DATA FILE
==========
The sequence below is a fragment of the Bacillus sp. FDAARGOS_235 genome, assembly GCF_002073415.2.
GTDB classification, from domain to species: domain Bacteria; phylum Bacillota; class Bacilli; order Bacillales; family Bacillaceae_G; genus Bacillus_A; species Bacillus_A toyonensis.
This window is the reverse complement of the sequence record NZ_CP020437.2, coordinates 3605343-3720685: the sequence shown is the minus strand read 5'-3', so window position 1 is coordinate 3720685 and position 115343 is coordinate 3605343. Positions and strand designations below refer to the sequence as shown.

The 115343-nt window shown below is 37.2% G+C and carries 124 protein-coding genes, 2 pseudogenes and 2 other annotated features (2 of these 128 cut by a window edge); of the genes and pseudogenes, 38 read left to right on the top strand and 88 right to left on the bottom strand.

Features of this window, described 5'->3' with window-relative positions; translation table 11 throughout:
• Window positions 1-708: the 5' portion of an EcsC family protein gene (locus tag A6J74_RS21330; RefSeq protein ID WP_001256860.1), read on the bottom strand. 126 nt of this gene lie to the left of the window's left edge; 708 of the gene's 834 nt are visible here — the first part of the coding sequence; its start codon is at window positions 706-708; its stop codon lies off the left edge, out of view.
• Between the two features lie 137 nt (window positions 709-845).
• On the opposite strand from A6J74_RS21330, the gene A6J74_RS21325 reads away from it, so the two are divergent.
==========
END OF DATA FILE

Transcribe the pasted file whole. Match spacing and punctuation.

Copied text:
The sequence below is a fragment of the Bacillus sp. FDAARGOS_235 genome, assembly GCF_002073415.2.
GTDB classification, from domain to species: domain Bacteria; phylum Bacillota; class Bacilli; order Bacillales; family Bacillaceae_G; genus Bacillus_A; species Bacillus_A toyonensis.
This window is the reverse complement of the sequence record NZ_CP020437.2, coordinates 3605343-3720685: the sequence shown is the minus strand read 5'-3', so window position 1 is coordinate 3720685 and position 115343 is coordinate 3605343. Positions and strand designations below refer to the sequence as shown.

The 115343-nt window shown below is 37.2% G+C and carries 124 protein-coding genes, 2 pseudogenes and 2 other annotated features (2 of these 128 cut by a window edge); of the genes and pseudogenes, 38 read left to right on the top strand and 88 right to left on the bottom strand.

Features of this window, described 5'->3' with window-relative positions; translation table 11 throughout:
• Window positions 1-708: the 5' portion of an EcsC family protein gene (locus tag A6J74_RS21330; RefSeq protein ID WP_001256860.1), read on the bottom strand. 126 nt of this gene lie to the left of the window's left edge; 708 of the gene's 834 nt are visible here — the first part of the coding sequence; its start codon is at window positions 706-708; its stop codon lies off the left edge, out of view.
• Between the two features lie 137 nt (window positions 709-845).
• On the opposite strand from A6J74_RS21330, the gene A6J74_RS21325 reads away from it, so the two are divergent.